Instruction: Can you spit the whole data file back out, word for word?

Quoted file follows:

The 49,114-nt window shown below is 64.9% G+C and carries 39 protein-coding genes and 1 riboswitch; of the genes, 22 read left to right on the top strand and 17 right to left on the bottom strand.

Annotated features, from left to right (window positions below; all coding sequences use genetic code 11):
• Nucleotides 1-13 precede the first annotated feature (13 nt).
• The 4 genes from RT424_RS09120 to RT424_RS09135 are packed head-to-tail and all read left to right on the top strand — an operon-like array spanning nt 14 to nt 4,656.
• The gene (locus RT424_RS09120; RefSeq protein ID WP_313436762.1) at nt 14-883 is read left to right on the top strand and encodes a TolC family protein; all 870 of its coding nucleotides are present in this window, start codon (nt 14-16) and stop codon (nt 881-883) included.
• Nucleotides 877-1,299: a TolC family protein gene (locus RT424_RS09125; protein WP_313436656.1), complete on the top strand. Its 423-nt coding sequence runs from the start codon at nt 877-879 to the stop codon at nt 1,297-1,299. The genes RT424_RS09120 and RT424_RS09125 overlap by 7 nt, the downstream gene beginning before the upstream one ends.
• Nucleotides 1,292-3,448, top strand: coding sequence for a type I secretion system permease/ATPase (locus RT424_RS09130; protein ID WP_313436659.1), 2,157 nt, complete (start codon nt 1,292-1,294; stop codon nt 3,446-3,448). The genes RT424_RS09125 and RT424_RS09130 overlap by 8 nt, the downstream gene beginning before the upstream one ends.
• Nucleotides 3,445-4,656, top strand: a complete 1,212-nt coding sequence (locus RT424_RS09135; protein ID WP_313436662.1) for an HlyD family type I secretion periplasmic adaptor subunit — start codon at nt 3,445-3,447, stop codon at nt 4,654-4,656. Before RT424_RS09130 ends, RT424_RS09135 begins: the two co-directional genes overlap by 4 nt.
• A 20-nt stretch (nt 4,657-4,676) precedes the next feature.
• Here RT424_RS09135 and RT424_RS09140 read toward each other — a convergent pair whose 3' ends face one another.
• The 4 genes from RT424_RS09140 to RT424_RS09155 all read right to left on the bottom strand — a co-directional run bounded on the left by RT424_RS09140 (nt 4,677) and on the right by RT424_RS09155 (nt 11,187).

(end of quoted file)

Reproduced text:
The 49,114-nt window shown below is 64.9% G+C and carries 39 protein-coding genes and 1 riboswitch; of the genes, 22 read left to right on the top strand and 17 right to left on the bottom strand.

Annotated features, from left to right (window positions below; all coding sequences use genetic code 11):
• Nucleotides 1-13 precede the first annotated feature (13 nt).
• The 4 genes from RT424_RS09120 to RT424_RS09135 are packed head-to-tail and all read left to right on the top strand — an operon-like array spanning nt 14 to nt 4,656.
• The gene (locus RT424_RS09120; RefSeq protein ID WP_313436762.1) at nt 14-883 is read left to right on the top strand and encodes a TolC family protein; all 870 of its coding nucleotides are present in this window, start codon (nt 14-16) and stop codon (nt 881-883) included.
• Nucleotides 877-1,299: a TolC family protein gene (locus RT424_RS09125; protein WP_313436656.1), complete on the top strand. Its 423-nt coding sequence runs from the start codon at nt 877-879 to the stop codon at nt 1,297-1,299. The genes RT424_RS09120 and RT424_RS09125 overlap by 7 nt, the downstream gene beginning before the upstream one ends.
• Nucleotides 1,292-3,448, top strand: coding sequence for a type I secretion system permease/ATPase (locus RT424_RS09130; protein ID WP_313436659.1), 2,157 nt, complete (start codon nt 1,292-1,294; stop codon nt 3,446-3,448). The genes RT424_RS09125 and RT424_RS09130 overlap by 8 nt, the downstream gene beginning before the upstream one ends.
• Nucleotides 3,445-4,656, top strand: a complete 1,212-nt coding sequence (locus RT424_RS09135; protein ID WP_313436662.1) for an HlyD family type I secretion periplasmic adaptor subunit — start codon at nt 3,445-3,447, stop codon at nt 4,654-4,656. Before RT424_RS09130 ends, RT424_RS09135 begins: the two co-directional genes overlap by 4 nt.
• A 20-nt stretch (nt 4,657-4,676) precedes the next feature.
• Here RT424_RS09135 and RT424_RS09140 read toward each other — a convergent pair whose 3' ends face one another.
• The 4 genes from RT424_RS09140 to RT424_RS09155 all read right to left on the bottom strand — a co-directional run bounded on the left by RT424_RS09140 (nt 4,677) and on the right by RT424_RS09155 (nt 11,187).